And food, food, always food!
“Is your father Mangalorean?” a wedding hostess asked as I got him refills while he chuckled over the lyrics floating from the house where the bride was bathed in coconut milk for her roce, her wedding shower, while her friends sung the saddest, oddest dirges, until she burst into tears. This was supposed to bring good luck!
“Oh, you poor thing,” they sang. “That mother-in-law! When you visit her, she’ll be vegetarian; when she’s visits you, she’ll be “non-vegetarian.” Her visits will be almost eternal. When she leaves, so will your most precious possessions.”
“Good, he’s Mangalorean!” the hostess said, freely loading his plate. “Then he loves sarpatel,”–Mangalorean signature dish with chunks of pork beneath inches of fat and chewy, rubbery rind, simmered in a sauce of spices, wine and blood.
My near-vegetarian father nearly wailed. He eschewed pork: free-ranging, gutter-feeding, its tape-worm spreading meningitis, he said; its round worm causing the recent epidemic of encephalitis, he believed.
* * *
And we talked of many things. Of blue chips, prices, politics, people, a great continuing Ring. Rhinegold: “Your uncle Morris is Director of United Breweries in Singapore now. Did you see the newspaper article about how that secretive Lee Kuan Yew sends him on private missions to Bombay?” Valkyries: “Your friend Fran–I remember when her mother eloped with that Protestant, a Soanes, with only the clothes she had on. I even had to give her my blouses and petticoats.”
And in a conventionally lowered voice. “Your cousin Bernice’s youngest boy; he doesn’t resemble Hubert, have you noticed?” “Yeees.” “Her lover’s from a former princely family, she says. And poor Hubert’s off in the god-forsaken northeast.”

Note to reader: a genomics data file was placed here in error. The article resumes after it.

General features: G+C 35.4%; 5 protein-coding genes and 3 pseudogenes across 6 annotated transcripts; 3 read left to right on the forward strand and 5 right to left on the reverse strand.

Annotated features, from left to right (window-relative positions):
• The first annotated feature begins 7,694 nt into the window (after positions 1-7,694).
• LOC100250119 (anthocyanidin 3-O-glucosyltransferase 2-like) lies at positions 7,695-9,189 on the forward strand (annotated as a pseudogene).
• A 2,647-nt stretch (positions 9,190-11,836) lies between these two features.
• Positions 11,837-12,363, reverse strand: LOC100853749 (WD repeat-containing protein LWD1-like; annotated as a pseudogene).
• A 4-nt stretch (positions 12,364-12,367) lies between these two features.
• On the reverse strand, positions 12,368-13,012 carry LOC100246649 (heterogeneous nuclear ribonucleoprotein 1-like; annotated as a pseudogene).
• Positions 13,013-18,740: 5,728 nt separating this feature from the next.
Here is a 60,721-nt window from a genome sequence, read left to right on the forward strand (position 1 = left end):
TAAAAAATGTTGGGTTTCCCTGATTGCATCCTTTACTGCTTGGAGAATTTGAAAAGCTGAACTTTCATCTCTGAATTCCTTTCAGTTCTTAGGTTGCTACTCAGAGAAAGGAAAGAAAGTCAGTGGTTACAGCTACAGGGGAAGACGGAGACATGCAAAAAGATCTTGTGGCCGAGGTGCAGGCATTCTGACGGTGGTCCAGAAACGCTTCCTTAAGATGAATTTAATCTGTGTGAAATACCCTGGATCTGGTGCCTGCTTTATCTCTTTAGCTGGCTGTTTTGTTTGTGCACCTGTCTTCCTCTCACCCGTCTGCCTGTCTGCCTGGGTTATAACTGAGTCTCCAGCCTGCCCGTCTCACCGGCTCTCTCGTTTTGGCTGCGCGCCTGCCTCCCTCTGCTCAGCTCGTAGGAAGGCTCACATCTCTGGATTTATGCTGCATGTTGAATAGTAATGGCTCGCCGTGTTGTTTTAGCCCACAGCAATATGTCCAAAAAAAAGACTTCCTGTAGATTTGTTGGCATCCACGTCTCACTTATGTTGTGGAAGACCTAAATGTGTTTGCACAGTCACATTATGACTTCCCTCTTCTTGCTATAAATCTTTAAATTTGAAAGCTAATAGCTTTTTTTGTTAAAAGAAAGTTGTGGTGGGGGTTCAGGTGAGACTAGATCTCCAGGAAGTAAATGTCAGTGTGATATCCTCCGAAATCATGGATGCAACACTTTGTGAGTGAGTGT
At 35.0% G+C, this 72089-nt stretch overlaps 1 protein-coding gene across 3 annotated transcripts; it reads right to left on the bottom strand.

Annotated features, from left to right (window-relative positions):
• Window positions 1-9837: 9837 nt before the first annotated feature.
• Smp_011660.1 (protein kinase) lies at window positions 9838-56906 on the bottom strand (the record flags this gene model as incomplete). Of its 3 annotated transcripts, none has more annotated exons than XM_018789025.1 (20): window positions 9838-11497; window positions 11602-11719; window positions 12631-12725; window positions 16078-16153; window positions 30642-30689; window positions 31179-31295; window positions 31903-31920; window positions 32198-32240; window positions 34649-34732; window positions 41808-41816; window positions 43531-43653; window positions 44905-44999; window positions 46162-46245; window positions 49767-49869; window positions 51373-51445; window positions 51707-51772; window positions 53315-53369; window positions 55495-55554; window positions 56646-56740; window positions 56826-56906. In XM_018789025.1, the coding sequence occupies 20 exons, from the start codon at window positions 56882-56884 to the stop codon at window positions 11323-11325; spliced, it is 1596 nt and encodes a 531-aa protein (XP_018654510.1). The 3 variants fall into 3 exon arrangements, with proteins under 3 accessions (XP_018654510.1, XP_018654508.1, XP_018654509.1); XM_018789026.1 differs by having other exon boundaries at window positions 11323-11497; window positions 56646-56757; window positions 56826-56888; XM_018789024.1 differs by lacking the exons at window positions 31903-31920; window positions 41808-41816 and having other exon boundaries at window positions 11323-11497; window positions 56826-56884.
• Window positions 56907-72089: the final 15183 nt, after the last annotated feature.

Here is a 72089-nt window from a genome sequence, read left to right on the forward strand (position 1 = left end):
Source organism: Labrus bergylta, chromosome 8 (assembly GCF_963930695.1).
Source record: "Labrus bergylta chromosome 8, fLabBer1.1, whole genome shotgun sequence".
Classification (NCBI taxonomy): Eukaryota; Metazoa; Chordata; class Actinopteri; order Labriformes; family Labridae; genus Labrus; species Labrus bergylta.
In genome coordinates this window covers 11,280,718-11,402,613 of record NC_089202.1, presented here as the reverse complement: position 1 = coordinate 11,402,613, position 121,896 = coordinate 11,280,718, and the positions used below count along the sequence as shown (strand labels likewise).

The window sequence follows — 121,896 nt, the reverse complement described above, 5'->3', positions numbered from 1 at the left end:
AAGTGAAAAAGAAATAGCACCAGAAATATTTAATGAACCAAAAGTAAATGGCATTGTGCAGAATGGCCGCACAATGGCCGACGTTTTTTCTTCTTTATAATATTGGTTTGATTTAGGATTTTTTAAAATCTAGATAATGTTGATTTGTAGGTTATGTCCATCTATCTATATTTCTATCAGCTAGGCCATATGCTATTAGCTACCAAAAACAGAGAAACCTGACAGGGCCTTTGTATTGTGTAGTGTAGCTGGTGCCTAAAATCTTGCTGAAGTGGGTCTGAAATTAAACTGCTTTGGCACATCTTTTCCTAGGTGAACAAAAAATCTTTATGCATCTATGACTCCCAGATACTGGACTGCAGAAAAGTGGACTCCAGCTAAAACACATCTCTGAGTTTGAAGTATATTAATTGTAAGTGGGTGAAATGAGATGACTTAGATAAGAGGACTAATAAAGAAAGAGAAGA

But, mostly, Gotterdamerung, crepuscular death, decay, doom. “I saw Debby, even weirder.” “Debby?” “Debby Coelho who married her first cousin, and had a breakdown on her honeymoon in Europe, after which she lived secluded on the family coffee estate in Conoor, to which he occasionally returned to get her, once more, pregnant, while she grew stranger, dreamier.”
“Belita miscarried. So sad, her mother-in-law forced her to scrub the bathroom floors while she was pregnant.” “S. has never recovered from his wife’s death. On their honeymoon! Stepped into the elevator, expecting to find it there; fell into the shaft, broke her neck.” “The Fathers have taken that drunken Willie in hand. Imagine, he beat up his sister after she gave Anita those old classics.”
“Francis Xavier just had a heart attack.” “Oh no! I’ll never forget how he passed out at his daughter’s grand engagement party–you know to that jerk from the States who dumped her. ‘Sugar!’ he called–he’s diabetic–and poured it into his mouth, straight from the bowl.”
“You know that druggie, Angelo. Goes to an ashram, declares himself a vegetarian, sits on his bed in some sort of trance; when he visited his aunt, Margaret, she, poor thing, took a plate of kichdi to him with just the tiniest bit of meat. He flung it on the floor, then continued staring at her with fixed, glassy eyes.”
Stories, stories, plots, whirring round me. I listened wild-eyed!
All this, good news, bad news, just news in English. Konkani–a hybrid of Portuguese and Marathi only spoken in Mangalore and Goa–is the nominal mother-tongue I neither speak nor understand; neither does my father. Since the nineteenth century, Catholic schools and universities have taught only in English; their students–everyone we visited–spoke it as, or almost as, a first language.
Start Date—August 27th, 2012
Completion Date—August 31st, 2013
Word Count Goal-120,000
Words per day Goal—515 words a day
Progress (Aiming to write 6 days a week, excluding Sundays)
Day 35—17548 (477 behind)